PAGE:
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Erythrodermic psoriasis

What is it erythroderma?

Erythroderma is a generalized redness of the skin. It is a very serious skin condition that can be fatal. It may be the result of many inflammatory skin conditions, drugs and malignancies, but in one third of cases it is due to psoriasis.

Erythrodermic psoriasis


Erythrodermic psoriasis


Erythrodermic psoriasis


Erythrodermic psoriasis


Erythrodermic psoriasis


Erythrodermic psoriasis


Erythrodermic psoriasis

What Causes Erythrodermic Psoriasis?

Erythrodermic psoriasis can be precipitate by:

  • Infections
  • Low in calcium
  • Withdrawal of oral corticosteroids (prednisone)
  • Withdrawal of excessive use of strong current corticosteroids
  • Strong coal tar preparations
  • Certain medications including lithium, antimalarials, and interleukin II
  • Excessive alcohol consumption.

What are the clinical features of erythrodermic psoriasis?

Erythrodermic psoriasis usually occurs in the setting of known worsening or unstable psoriasis, but it can be the first presentation of psoriasis. Onset can occur acutely over a few days or weeks, or progress gradually over several months from pre-existing psoriasis.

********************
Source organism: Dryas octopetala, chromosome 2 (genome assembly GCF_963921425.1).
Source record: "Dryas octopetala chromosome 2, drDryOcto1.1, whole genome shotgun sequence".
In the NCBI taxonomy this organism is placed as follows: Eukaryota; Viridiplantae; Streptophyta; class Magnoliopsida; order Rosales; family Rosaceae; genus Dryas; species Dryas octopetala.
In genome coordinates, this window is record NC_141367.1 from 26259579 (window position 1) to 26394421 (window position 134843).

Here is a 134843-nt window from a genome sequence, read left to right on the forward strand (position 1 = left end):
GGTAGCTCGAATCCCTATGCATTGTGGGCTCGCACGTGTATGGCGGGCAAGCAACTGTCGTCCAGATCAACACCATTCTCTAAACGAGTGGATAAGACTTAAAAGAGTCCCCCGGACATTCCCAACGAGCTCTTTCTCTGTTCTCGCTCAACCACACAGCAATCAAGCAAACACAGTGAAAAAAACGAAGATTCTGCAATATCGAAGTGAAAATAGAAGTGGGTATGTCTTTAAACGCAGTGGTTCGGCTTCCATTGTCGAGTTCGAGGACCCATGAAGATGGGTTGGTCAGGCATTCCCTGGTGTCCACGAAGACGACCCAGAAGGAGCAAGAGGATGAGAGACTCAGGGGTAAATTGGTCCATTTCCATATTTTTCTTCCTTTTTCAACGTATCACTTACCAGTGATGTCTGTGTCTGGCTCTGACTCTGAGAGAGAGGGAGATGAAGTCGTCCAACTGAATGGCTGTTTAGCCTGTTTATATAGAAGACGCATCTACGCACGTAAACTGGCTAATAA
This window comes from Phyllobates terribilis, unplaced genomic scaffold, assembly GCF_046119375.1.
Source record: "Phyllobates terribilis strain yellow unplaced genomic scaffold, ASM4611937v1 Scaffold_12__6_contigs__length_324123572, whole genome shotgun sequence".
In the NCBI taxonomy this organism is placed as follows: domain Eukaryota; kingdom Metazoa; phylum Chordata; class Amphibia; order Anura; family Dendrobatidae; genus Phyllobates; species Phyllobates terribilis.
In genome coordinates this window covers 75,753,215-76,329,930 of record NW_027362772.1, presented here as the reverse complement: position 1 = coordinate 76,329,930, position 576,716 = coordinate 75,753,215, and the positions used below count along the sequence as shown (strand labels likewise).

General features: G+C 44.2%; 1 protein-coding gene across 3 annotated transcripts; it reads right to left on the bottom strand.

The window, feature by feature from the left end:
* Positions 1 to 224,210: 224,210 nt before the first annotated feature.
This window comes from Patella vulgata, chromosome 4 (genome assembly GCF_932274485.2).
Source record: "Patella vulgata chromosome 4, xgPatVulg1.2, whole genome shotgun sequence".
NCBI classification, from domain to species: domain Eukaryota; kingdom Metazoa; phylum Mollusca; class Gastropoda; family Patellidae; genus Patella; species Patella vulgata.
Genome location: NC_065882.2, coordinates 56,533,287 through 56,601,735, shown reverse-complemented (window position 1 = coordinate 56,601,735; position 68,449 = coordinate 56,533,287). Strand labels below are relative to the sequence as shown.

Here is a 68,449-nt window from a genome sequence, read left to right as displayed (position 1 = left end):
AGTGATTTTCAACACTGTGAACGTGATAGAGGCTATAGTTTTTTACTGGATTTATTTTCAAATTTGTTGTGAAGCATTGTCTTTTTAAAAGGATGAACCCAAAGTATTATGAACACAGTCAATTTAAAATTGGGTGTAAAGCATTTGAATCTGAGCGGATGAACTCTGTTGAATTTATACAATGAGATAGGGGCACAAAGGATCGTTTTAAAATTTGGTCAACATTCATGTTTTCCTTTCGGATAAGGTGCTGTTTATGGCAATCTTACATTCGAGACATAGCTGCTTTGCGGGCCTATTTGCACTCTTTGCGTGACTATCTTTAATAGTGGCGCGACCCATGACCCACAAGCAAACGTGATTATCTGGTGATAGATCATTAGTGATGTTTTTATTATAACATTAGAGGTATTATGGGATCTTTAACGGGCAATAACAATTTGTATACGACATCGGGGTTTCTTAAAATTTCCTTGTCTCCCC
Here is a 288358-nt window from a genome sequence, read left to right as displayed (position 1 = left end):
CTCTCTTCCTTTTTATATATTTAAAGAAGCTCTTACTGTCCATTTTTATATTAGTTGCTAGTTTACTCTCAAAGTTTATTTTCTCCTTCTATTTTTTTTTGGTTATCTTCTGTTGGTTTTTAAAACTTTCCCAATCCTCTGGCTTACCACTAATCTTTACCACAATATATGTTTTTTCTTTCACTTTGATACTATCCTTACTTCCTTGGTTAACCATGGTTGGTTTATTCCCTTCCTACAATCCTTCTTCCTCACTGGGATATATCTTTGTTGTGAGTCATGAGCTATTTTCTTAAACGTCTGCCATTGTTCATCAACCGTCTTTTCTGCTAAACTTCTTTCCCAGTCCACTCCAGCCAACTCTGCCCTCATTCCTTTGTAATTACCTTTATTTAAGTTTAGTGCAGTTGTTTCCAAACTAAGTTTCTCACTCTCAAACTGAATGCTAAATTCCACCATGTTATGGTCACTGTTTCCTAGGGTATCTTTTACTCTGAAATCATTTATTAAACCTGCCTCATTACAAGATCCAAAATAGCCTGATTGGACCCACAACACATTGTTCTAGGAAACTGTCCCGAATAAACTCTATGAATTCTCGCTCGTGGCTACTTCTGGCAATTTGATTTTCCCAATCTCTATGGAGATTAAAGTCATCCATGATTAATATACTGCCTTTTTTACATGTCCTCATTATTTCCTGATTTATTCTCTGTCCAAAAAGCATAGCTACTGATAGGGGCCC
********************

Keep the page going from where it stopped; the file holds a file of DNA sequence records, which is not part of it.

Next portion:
The characteristics are those of any form of erythroderma (red and dry skin all over the body).

Complications include:

  • Dehydration
  • Heart failure
  • Infection
  • Hypothermia
  • Protein loss and malnutrition.
  • Edema (swelling), particularly of the legs
  • Death

What is the treatment for erythrodermic psoriasis?

Treating erythrodermic psoriasis can be difficult. Management includes:

  • Hospitalization for supportive care, including IV fluids and temperature regulation.
  • Nice emollients and cool wet dressings
  • Bed rest
  • Treatment of complications (eg, antibiotics, diuretics (water tablets), nutritional support)
  • Low-dose methotrexate, cyclosporine, or acitretin
  • Individual cases have been reported to have successful results with biological agents, including the TNF-alpha inhibitors adalimumab, etanercept, and infliximab, and the IL12 / 23 inhibitor, ustekinumab.

Oral corticosteroids should be avoided if possible because withdrawal runs the risk of worsening erythrodermic status and may cause generalization pustular psoriasis. However, sometimes they are the only treatment that helps.

Topical tar preparations and phototherapy should also be avoided in the early treatment of erythrodermic psoriasis, as they can make the condition worse.